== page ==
What is the Stock Market?

The stock market is really just like any other market but instead of buying apples and bananas you can buy shares in businesses.  Unlike apples and bananas whose price will only change slightly over time the price of stocks can vary considerably depending on how well they are performing. It is the price variation coupled with the fact that stocks do not have a ‘use-by date’ that means we can invest and potentially make money on the stock market.

If share prices rise then your stock holding is worth more than you paid for it and so when you sell it you will have made a profit. If value of the stocks drop then you would lose money if you sold them. This is a crucial point which I think many people do not quite understand. You only truly have a profit or loss when you cash in your investment.

Why Do Stock Prices Change?

There are many reasons why stock price fluctuate.  The most obvious is that supply and demand will drive the price until a balanced position is reached.  I.E. over supply would drive down the price until it attractive enough for more investors to buy, hence balancing the supply.

Reasons why people buy and sell are complicated and not always logical when viewing the market from a value perspective.  For example, when a company receives bad news about its trading or some aspect of its business then people institutions will sell vast amounts of stock.  This leads to oversupply of the stock and its price drops.  At this point, other institutions see the price drop and panic sell their shares.  This panic adds to the oversupply and the price drops further.  If the company is fundamentally good there is no reason it can not revive and survive.  Therefore, for the private investor, this panic period is a great time to pick up bargain shares.  It may be very difficult to pick the bottom of the price drop before it starts to gain ground so don’t worry if the shares drop a little after you purchase them.  There are lots of examples of these kinds of situations and I will give some examples in a future post.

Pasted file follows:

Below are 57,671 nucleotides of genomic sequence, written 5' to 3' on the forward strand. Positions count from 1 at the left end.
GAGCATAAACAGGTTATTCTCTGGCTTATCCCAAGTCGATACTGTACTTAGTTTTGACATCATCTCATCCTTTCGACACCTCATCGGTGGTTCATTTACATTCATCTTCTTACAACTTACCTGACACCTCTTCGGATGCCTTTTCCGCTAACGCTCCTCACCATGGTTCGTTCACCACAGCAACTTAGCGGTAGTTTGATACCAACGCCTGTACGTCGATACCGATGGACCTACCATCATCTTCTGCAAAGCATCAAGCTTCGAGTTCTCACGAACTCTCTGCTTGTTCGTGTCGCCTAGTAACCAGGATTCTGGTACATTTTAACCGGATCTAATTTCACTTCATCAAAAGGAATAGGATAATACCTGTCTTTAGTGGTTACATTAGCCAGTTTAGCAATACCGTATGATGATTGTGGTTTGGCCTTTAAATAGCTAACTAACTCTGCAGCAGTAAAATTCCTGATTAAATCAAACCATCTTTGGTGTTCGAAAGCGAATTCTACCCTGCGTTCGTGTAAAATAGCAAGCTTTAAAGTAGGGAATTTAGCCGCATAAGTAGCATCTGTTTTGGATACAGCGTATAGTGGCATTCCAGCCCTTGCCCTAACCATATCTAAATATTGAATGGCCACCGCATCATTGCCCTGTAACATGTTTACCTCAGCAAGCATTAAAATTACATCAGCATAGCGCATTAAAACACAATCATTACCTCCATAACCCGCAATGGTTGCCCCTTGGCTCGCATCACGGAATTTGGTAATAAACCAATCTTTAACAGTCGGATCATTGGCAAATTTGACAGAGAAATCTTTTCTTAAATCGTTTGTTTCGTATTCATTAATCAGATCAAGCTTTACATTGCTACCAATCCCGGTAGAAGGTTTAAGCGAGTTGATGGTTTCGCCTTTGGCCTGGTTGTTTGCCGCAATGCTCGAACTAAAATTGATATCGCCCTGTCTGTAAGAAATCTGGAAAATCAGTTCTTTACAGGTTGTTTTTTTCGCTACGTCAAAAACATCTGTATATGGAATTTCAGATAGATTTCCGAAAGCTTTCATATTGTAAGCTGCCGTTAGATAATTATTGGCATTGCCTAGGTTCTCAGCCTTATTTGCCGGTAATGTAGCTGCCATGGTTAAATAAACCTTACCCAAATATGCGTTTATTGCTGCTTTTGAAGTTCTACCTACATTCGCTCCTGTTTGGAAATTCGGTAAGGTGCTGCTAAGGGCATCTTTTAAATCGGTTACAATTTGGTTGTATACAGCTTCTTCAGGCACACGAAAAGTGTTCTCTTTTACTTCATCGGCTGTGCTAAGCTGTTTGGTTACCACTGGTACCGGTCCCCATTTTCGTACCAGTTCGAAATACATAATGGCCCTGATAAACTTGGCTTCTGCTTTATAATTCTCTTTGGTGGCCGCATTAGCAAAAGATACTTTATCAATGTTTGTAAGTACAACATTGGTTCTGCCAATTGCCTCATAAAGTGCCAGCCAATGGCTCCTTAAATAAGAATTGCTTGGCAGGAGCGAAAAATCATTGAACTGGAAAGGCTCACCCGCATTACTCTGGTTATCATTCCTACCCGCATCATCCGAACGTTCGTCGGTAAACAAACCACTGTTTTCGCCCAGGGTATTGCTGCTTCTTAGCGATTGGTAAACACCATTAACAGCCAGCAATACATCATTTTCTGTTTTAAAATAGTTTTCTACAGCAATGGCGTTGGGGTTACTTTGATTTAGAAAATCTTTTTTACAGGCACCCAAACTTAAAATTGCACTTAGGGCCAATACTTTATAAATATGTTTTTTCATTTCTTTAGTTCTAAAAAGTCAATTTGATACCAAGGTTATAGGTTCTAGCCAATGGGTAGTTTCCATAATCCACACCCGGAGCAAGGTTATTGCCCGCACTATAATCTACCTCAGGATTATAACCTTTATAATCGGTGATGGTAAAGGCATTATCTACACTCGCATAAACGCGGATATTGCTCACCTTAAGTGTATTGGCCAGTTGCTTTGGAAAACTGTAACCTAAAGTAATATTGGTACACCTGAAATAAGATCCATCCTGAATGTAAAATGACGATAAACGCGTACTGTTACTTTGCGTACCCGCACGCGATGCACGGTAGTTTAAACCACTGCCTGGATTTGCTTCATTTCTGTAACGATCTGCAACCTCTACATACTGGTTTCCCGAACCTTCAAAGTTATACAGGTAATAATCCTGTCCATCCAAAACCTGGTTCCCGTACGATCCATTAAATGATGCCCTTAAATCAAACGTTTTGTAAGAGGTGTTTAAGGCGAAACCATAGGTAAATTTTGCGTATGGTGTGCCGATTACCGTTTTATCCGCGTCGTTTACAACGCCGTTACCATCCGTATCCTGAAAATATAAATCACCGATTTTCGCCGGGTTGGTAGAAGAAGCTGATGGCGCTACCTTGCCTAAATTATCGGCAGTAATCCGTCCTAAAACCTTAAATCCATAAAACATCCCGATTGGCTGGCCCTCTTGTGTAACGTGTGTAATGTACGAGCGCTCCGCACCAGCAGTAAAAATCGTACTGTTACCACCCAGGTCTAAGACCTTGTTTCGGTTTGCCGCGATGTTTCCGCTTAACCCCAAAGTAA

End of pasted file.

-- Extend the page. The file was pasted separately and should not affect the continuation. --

Of course over the long term share prices are determined by how well companies are performing and how well they are expected to perform in the future.  Therefore, we need to pick stock in companies with a good history and future prospects.  The companies accounts should also be a fundamental factor in determining the overall value of the company and will be reflected in the share price.

Do stock Prices Matter

There are really only two points in time when the quoted share price matters; when you buy the stock and when you sell it.  It is for this reason that it is crucial to buy at a good price; if you overpay for your shares then you will struggle to make a profit.  Similarly you should not buy shares with a strict timescale for when to sell them.  This has been a strategy used very successfully by Warren Buffet.  If you need to sell your shares within a certain time frame then you will have to accept whatever price is available then.  This price may not reflect the companies true value and may mean you lose out on profit or worse still are forced to take a loss.  When the price for the share you own seems to fully value the company and you decide you want to cash in your profit then is the time to sell.  However, if the company pays a healthy regular dividend you may never be bothered by the price of the shares unless it seemed so overvalued that you could achieve better returns elsewhere.

My advice is buy shares at a good price and then check the price occasionally.  Do not be scared or excited by the short term fluctuations in price.  Investing is a long term project so it is long term price rises and dividends which we want.  More important than the share price is the true value of the company in terms of its assets and general business.  I will cover this more later.